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Marxist Criticism

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Marxist literary theory starts from the assumption that literature must be understood in relation to historical and social reality as interpreted from a Marxist standpoint. The fundamental Marxist postulate is that the economic base of a society determines the nature and structure of the ideology, institutions and practices (such as literature) that form the superstructure of that society. The most direct form of Marxist criticism, what has been called ‘vulgar’ Marxism, takes the view that there is a straightforward deterministic relation between base and superstructure, so that literary texts are seen as causally determined by the economic base. The selection from Christopher Caudwell’s Illusion and Reality adopts this position in discussing Victorian poetry.

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Further Reading

  • Walter Benjamin, Illuminations, ed. Hannah Arendt and trans. Harry Zohn (London, 1970).

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  • Peter Demetz, Marx, Engels, and the Poets: Origins of Marxist Criticism, trans. Jeffrey L. Sammons (Chicago, 1967).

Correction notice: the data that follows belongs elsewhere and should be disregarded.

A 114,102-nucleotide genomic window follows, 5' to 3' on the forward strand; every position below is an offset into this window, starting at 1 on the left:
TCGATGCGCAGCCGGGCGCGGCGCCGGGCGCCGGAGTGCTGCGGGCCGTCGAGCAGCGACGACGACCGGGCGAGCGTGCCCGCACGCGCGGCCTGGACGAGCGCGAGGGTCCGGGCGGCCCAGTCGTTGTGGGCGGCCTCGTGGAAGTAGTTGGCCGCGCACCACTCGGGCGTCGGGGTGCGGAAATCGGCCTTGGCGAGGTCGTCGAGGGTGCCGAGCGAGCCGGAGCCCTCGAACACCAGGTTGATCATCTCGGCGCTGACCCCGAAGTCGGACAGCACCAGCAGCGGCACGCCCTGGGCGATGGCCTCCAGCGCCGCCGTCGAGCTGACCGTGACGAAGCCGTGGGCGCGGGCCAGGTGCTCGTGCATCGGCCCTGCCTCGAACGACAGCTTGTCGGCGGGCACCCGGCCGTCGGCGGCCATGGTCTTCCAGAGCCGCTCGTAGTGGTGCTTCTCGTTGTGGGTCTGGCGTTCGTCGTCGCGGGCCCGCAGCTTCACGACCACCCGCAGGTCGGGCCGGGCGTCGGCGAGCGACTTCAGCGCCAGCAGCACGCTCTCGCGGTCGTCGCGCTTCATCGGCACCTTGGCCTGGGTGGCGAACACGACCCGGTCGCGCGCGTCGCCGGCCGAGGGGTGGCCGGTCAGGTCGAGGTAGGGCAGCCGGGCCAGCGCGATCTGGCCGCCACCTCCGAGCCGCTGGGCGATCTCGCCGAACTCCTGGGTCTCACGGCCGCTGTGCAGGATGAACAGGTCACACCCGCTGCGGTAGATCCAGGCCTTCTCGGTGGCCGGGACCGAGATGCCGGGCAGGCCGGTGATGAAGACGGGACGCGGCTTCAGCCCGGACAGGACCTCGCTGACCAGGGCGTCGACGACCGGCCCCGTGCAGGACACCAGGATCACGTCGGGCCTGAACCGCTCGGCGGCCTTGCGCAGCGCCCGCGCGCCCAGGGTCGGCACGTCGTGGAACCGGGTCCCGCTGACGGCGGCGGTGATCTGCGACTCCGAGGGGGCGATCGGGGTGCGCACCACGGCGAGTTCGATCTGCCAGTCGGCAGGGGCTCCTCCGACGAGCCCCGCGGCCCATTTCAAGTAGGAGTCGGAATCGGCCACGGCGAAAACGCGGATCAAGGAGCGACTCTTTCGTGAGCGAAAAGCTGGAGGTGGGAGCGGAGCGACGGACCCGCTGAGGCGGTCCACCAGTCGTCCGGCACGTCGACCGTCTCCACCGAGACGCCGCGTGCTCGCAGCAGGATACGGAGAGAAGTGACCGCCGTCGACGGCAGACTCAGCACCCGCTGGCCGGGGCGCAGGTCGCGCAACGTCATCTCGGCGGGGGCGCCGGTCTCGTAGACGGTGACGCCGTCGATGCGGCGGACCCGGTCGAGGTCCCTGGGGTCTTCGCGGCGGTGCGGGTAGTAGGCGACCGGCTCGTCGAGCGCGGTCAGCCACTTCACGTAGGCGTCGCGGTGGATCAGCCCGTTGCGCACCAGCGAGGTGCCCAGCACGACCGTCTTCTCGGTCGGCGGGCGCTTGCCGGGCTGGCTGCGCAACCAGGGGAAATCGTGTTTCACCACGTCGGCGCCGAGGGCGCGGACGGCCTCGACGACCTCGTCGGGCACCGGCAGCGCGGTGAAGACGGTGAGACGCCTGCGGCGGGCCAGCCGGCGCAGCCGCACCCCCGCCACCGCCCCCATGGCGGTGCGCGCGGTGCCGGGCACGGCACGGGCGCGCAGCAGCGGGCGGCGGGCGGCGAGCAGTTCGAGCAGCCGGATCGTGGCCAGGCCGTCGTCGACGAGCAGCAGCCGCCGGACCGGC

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  • Terry Eagleton, Marxism and Literary Criticism (London, 1976).

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  • Fredric Jameson, Marxism and Form: Twentieth-Century Dialectical Theories of Literature (Princeton, N.J., 1971).

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  • Georg Lukács, The Historical Novel, trans. Hannah and Stanley Mitchell (London, 1962).

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  • Ronald Taylor (ed.), Aesthetics and Politics (London, 1977).

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  • René Wellek, Four Critics: Croce, Valéry, Lukács, and Ingarden (Seattle, 1981).

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© 1988 Macmillan Publishers Limited

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Newton, K.M. (1988). Marxist Criticism. In: Newton, K.M. (eds) Twentieth-Century Literary Theory. Palgrave, London.

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